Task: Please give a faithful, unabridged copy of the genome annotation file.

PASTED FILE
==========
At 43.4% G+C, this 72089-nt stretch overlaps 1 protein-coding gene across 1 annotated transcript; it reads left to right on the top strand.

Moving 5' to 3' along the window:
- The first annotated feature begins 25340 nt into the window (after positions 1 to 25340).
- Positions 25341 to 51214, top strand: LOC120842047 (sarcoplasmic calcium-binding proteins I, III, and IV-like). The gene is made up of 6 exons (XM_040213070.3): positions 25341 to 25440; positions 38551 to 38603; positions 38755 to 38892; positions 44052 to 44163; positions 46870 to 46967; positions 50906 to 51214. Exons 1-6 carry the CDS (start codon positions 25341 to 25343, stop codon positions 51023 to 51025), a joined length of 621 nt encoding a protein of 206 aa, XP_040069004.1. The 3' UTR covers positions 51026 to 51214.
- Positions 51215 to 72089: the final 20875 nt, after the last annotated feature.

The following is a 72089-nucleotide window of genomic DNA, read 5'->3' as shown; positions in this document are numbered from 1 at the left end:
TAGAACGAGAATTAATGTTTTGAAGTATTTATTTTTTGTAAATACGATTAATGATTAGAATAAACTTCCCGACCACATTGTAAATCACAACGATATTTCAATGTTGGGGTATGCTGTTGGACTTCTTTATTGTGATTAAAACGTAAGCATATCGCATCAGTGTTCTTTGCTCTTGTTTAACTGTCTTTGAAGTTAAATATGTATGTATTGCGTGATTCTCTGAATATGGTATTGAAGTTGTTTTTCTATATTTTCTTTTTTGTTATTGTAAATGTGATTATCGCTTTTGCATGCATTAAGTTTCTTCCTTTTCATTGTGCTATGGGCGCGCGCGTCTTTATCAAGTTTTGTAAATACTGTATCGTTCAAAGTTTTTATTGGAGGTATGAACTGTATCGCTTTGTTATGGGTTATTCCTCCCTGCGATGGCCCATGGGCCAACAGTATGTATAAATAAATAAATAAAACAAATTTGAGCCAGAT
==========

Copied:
At 43.4% G+C, this 72089-nt stretch overlaps 1 protein-coding gene across 1 annotated transcript; it reads left to right on the top strand.

Moving 5' to 3' along the window:
- The first annotated feature begins 25340 nt into the window (after positions 1 to 25340).
- Positions 25341 to 51214, top strand: LOC120842047 (sarcoplasmic calcium-binding proteins I, III, and IV-like). The gene is made up of 6 exons (XM_040213070.3): positions 25341 to 25440; positions 38551 to 38603; positions 38755 to 38892; positions 44052 to 44163; positions 46870 to 46967; positions 50906 to 51214. Exons 1-6 carry the CDS (start codon positions 25341 to 25343, stop codon positions 51023 to 51025), a joined length of 621 nt encoding a protein of 206 aa, XP_040069004.1. The 3' UTR covers positions 51026 to 51214.
- Positions 51215 to 72089: the final 20875 nt, after the last annotated feature.

The following is a 72089-nucleotide window of genomic DNA, read 5'->3' as shown; positions in this document are numbered from 1 at the left end:
TAGAACGAGAATTAATGTTTTGAAGTATTTATTTTTTGTAAATACGATTAATGATTAGAATAAACTTCCCGACCACATTGTAAATCACAACGATATTTCAATGTTGGGGTATGCTGTTGGACTTCTTTATTGTGATTAAAACGTAAGCATATCGCATCAGTGTTCTTTGCTCTTGTTTAACTGTCTTTGAAGTTAAATATGTATGTATTGCGTGATTCTCTGAATATGGTATTGAAGTTGTTTTTCTATATTTTCTTTTTTGTTATTGTAAATGTGATTATCGCTTTTGCATGCATTAAGTTTCTTCCTTTTCATTGTGCTATGGGCGCGCGCGTCTTTATCAAGTTTTGTAAATACTGTATCGTTCAAAGTTTTTATTGGAGGTATGAACTGTATCGCTTTGTTATGGGTTATTCCTCCCTGCGATGGCCCATGGGCCAACAGTATGTATAAATAAATAAATAAAACAAATTTGAGCCAGAT